It's an almost-iMac, Future Power's E-Power. This Windows-based PC, which bares an uncanny resemblance to Apple's best-selling iMac, right down to the colored shell casing, won't hit U.S. stores until September. But that hasn't stopped the one promotional sapphire-colored (rather than blueberry) E-Power on hand here at PC Expo from drawing all kinds of attention -- especially the legal kind from Apple.
"There has been some discussion up to this point with Apple," said Future Power spokesperson Kim Uberti. "We are trying to get a statement together [about the nature of the discussions]." Future Power will release a statement about Apple on Friday, she said. It remains to be seen whether Apple will take legal action over a computer that doesn't think so different, but Uberti insisted that the E-Power and iMac are not in direct competition. "Apple, we don't deny, led the way with the iMac . . . but that is for the Mac market," she said. "Future Power is for the Windows enthusiast. We don't feel that Future Power is competing directly with Apple."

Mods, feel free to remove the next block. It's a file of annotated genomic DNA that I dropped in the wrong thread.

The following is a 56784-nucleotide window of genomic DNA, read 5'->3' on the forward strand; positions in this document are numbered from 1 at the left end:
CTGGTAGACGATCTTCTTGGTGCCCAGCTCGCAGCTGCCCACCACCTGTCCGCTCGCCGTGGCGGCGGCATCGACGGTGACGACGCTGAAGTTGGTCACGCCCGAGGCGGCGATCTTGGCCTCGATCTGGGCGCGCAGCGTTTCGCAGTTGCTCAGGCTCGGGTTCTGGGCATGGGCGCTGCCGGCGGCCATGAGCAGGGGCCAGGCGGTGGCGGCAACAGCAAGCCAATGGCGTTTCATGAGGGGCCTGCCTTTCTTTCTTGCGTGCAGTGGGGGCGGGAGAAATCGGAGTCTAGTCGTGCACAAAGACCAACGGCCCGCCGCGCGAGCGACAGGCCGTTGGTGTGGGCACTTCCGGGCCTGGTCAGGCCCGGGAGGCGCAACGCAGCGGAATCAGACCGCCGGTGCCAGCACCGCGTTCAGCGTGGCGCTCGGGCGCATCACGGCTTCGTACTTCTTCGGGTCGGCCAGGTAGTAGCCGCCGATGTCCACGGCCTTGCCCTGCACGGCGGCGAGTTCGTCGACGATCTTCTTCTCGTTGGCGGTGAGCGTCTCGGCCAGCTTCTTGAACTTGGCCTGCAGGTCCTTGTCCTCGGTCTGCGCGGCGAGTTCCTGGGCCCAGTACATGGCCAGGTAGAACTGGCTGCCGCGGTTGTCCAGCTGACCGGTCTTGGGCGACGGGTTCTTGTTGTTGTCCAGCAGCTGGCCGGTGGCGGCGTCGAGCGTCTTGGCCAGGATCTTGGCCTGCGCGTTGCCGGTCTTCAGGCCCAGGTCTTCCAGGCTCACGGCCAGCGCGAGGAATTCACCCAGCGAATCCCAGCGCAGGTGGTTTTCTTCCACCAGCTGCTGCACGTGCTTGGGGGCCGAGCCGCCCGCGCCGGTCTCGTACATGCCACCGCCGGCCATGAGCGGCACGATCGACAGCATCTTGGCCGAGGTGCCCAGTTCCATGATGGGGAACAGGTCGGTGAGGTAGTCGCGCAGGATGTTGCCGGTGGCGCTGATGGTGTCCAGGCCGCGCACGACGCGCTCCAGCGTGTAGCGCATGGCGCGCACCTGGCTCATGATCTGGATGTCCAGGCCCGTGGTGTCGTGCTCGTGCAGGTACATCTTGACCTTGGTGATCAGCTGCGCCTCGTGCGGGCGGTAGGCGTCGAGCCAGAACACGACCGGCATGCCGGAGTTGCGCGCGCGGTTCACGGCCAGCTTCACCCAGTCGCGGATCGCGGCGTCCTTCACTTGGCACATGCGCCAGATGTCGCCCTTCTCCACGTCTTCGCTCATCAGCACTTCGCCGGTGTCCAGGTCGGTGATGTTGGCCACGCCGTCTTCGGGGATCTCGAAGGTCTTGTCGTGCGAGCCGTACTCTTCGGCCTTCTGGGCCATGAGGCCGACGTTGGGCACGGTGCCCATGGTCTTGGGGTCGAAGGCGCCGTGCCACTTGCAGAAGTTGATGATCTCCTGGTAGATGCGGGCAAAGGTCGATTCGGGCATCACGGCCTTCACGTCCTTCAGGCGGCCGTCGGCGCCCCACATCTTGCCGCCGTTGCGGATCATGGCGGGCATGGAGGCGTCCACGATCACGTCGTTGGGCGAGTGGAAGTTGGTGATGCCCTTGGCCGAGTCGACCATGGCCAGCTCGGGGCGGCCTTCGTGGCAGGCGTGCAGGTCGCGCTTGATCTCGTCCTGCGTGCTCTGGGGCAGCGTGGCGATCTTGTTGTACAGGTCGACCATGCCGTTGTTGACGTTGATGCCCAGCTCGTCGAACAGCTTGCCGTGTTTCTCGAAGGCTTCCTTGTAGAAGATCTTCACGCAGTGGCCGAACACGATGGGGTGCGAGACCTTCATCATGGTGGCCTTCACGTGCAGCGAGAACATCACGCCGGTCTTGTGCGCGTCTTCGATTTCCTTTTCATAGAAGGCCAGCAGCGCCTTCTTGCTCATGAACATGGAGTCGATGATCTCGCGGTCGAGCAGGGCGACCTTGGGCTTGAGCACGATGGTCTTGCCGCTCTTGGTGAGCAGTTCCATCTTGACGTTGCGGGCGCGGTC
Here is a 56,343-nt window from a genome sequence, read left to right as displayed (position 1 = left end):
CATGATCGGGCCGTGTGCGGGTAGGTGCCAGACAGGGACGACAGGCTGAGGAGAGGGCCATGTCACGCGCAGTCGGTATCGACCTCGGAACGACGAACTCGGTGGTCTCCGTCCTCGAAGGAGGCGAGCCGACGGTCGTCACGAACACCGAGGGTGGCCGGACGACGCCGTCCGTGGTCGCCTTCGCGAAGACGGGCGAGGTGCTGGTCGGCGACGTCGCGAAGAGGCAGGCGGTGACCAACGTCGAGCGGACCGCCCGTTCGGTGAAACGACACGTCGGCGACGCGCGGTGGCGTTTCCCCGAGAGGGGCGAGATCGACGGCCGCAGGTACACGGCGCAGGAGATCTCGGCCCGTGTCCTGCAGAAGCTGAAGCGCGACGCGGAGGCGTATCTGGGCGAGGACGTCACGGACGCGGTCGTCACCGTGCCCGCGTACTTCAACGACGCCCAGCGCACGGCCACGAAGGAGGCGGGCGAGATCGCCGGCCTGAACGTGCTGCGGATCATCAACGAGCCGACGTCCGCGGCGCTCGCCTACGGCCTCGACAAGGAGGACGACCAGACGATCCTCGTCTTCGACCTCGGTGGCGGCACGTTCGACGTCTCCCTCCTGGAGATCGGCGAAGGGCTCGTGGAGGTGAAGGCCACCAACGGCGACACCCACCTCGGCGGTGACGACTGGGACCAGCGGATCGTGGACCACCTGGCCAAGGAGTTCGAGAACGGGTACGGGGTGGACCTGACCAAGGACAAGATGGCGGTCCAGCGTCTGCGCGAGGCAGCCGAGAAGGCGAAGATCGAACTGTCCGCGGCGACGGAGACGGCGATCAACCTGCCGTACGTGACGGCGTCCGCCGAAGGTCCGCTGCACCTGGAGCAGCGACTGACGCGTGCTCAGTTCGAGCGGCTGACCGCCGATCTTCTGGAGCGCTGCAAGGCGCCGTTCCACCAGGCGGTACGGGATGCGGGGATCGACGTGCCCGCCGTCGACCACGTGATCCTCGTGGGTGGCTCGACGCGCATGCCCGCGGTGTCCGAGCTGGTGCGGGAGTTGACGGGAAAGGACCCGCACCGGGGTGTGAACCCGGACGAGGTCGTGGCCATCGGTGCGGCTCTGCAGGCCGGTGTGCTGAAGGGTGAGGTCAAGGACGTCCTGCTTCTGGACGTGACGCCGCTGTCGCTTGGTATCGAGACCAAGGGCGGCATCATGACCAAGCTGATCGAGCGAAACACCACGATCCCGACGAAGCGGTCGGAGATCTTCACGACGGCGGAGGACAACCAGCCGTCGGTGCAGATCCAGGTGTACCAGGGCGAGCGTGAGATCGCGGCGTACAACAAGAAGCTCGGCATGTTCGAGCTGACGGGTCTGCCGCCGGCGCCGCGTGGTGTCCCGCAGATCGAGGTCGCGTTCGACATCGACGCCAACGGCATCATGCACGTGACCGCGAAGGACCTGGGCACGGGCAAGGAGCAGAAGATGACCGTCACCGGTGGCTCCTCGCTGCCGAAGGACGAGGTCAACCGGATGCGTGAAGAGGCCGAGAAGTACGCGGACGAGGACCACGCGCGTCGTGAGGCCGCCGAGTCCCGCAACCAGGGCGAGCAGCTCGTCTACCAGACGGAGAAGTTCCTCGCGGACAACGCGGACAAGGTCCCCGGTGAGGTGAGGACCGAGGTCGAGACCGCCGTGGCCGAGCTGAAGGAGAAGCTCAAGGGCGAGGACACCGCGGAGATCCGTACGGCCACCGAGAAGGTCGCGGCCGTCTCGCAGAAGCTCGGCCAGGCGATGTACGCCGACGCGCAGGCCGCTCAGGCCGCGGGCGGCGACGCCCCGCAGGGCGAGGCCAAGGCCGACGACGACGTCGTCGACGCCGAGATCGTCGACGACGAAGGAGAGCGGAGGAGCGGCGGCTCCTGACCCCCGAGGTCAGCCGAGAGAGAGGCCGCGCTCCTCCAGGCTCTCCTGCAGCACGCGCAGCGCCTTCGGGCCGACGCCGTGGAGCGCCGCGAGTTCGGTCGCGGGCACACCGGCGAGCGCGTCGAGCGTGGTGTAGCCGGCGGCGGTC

Future Power, of Santa Clara, Calif., is a joint venture company with Daewoo Telecom, the South Korean-based manufacturer that once sold the Leading Edge brand of PCs. Daewoo is providing Future Power with financial backing and PC components. Future Power's CEO John Kim is currently in South Korea and unavailable for comment.
Uberti said the E-Power -- which has a 466MHz Celeron chip under the hood, a built-in 56Kbps modem, 64MB of RAM, a 40X CD-ROM drive, and will retail for $799 -- generated two types of reactions from PC Expo attendees: The Windows user reaction, then the Mac-user reaction.
Windows fans were "real excited and wowed by it," she said. Mac fans weren't. "We definitely got a little bit of friction from the Mac enthusiasts," she said. "We had Mac enthusiasts who came up to us and said, 'What are you doing!?' "